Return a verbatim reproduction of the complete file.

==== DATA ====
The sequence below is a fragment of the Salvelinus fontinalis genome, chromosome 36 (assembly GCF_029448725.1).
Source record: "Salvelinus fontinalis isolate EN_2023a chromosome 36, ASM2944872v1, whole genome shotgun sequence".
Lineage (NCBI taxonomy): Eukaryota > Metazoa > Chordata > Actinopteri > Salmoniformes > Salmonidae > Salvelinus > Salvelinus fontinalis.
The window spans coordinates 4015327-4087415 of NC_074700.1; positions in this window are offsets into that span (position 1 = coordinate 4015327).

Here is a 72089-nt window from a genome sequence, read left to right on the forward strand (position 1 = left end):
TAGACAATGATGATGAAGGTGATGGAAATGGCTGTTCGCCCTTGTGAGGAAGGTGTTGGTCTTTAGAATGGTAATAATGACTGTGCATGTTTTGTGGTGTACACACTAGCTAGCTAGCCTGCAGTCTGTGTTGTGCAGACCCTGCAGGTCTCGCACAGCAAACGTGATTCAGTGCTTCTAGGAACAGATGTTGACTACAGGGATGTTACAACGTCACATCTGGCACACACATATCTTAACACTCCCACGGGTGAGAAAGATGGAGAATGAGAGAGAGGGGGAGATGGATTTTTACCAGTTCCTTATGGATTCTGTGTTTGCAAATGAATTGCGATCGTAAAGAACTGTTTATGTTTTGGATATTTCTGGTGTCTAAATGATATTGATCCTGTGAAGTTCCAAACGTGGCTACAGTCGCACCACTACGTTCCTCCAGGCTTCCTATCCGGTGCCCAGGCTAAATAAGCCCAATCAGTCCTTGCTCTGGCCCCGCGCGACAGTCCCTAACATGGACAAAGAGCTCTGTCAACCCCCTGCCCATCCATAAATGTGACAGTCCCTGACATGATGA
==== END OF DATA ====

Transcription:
The sequence below is a fragment of the Salvelinus fontinalis genome, chromosome 36 (assembly GCF_029448725.1).
Source record: "Salvelinus fontinalis isolate EN_2023a chromosome 36, ASM2944872v1, whole genome shotgun sequence".
Lineage (NCBI taxonomy): Eukaryota > Metazoa > Chordata > Actinopteri > Salmoniformes > Salmonidae > Salvelinus > Salvelinus fontinalis.
The window spans coordinates 4015327-4087415 of NC_074700.1; positions in this window are offsets into that span (position 1 = coordinate 4015327).

Here is a 72089-nt window from a genome sequence, read left to right on the forward strand (position 1 = left end):
TAGACAATGATGATGAAGGTGATGGAAATGGCTGTTCGCCCTTGTGAGGAAGGTGTTGGTCTTTAGAATGGTAATAATGACTGTGCATGTTTTGTGGTGTACACACTAGCTAGCTAGCCTGCAGTCTGTGTTGTGCAGACCCTGCAGGTCTCGCACAGCAAACGTGATTCAGTGCTTCTAGGAACAGATGTTGACTACAGGGATGTTACAACGTCACATCTGGCACACACATATCTTAACACTCCCACGGGTGAGAAAGATGGAGAATGAGAGAGAGGGGGAGATGGATTTTTACCAGTTCCTTATGGATTCTGTGTTTGCAAATGAATTGCGATCGTAAAGAACTGTTTATGTTTTGGATATTTCTGGTGTCTAAATGATATTGATCCTGTGAAGTTCCAAACGTGGCTACAGTCGCACCACTACGTTCCTCCAGGCTTCCTATCCGGTGCCCAGGCTAAATAAGCCCAATCAGTCCTTGCTCTGGCCCCGCGCGACAGTCCCTAACATGGACAAAGAGCTCTGTCAACCCCCTGCCCATCCATAAATGTGACAGTCCCTGACATGATGA